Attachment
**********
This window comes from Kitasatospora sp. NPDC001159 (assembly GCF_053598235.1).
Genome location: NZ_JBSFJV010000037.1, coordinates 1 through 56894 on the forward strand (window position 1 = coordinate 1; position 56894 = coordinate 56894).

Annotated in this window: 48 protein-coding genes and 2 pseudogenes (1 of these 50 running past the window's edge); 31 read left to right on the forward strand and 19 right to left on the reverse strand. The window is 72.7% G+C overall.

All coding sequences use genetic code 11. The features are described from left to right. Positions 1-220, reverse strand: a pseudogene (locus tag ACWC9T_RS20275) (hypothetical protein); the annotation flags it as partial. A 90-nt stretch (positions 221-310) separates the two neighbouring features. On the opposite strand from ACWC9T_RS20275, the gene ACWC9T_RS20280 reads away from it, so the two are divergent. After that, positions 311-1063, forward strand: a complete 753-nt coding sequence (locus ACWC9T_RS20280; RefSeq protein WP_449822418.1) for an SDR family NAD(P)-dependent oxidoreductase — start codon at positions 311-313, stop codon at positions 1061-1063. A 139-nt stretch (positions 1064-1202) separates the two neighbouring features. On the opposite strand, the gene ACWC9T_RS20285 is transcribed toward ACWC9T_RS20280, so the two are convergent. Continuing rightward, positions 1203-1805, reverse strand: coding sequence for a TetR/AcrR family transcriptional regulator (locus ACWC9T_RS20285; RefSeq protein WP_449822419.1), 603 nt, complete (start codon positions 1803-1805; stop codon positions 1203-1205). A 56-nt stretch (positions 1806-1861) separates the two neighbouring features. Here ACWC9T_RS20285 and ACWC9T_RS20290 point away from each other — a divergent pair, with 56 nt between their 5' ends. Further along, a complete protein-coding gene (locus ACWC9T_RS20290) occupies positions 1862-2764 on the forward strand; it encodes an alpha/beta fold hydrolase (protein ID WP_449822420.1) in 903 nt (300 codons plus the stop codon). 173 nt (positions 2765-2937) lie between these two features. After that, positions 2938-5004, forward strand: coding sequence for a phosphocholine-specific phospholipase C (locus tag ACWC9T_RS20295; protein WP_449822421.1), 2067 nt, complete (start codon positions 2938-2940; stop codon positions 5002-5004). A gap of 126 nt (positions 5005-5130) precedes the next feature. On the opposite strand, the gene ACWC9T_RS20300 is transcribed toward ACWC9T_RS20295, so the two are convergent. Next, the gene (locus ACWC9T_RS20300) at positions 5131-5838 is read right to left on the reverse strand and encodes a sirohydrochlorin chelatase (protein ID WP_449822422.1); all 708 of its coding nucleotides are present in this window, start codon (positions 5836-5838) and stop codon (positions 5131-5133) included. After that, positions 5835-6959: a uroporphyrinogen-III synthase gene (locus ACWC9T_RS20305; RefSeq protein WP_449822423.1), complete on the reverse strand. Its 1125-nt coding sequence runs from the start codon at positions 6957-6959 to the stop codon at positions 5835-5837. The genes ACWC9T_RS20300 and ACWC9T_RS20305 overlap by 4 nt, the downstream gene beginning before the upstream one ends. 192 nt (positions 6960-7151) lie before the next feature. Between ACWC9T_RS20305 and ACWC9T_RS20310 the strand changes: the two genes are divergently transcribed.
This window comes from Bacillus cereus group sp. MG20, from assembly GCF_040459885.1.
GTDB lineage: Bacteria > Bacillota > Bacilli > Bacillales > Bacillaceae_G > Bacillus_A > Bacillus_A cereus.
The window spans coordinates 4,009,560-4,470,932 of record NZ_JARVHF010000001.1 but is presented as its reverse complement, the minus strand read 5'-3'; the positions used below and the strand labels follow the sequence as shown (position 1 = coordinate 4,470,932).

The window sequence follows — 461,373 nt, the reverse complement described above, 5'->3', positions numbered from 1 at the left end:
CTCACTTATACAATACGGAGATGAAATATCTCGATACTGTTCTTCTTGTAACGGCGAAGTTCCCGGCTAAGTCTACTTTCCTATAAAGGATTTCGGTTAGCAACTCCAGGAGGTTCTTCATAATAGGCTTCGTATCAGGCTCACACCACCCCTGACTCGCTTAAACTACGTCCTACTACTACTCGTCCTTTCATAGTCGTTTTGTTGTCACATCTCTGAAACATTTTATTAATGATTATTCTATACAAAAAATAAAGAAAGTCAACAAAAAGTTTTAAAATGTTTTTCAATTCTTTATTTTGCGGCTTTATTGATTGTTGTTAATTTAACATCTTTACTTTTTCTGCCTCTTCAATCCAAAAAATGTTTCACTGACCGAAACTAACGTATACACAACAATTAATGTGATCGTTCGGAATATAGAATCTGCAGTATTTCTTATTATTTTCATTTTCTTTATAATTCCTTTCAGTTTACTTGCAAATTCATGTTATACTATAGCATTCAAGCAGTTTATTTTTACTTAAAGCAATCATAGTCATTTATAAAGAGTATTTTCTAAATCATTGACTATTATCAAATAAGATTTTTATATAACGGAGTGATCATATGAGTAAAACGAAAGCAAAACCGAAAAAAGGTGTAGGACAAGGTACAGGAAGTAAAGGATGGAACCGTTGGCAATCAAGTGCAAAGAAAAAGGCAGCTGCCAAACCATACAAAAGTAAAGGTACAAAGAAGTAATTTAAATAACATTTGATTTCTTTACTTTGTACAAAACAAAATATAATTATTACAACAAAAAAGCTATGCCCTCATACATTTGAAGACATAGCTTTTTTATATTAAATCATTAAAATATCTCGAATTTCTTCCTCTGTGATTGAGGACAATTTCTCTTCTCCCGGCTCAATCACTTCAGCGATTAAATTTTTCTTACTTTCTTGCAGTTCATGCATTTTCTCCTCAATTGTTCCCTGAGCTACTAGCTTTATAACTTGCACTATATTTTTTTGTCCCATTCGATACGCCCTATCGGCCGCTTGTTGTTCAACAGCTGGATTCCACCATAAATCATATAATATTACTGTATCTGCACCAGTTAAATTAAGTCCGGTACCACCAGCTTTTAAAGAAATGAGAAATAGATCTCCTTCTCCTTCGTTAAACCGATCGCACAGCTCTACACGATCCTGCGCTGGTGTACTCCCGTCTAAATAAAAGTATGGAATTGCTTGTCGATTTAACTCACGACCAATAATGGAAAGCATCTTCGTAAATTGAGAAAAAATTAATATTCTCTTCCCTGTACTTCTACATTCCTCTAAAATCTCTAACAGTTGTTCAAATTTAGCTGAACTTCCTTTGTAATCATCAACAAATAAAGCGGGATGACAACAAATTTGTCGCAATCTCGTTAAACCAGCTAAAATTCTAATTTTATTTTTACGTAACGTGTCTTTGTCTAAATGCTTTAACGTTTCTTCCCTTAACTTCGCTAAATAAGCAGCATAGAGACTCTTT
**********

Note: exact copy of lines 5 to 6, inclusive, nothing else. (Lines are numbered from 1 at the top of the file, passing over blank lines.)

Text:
This window comes from Bacillus cereus group sp. MG20, from assembly GCF_040459885.1.
GTDB lineage: Bacteria > Bacillota > Bacilli > Bacillales > Bacillaceae_G > Bacillus_A > Bacillus_A cereus.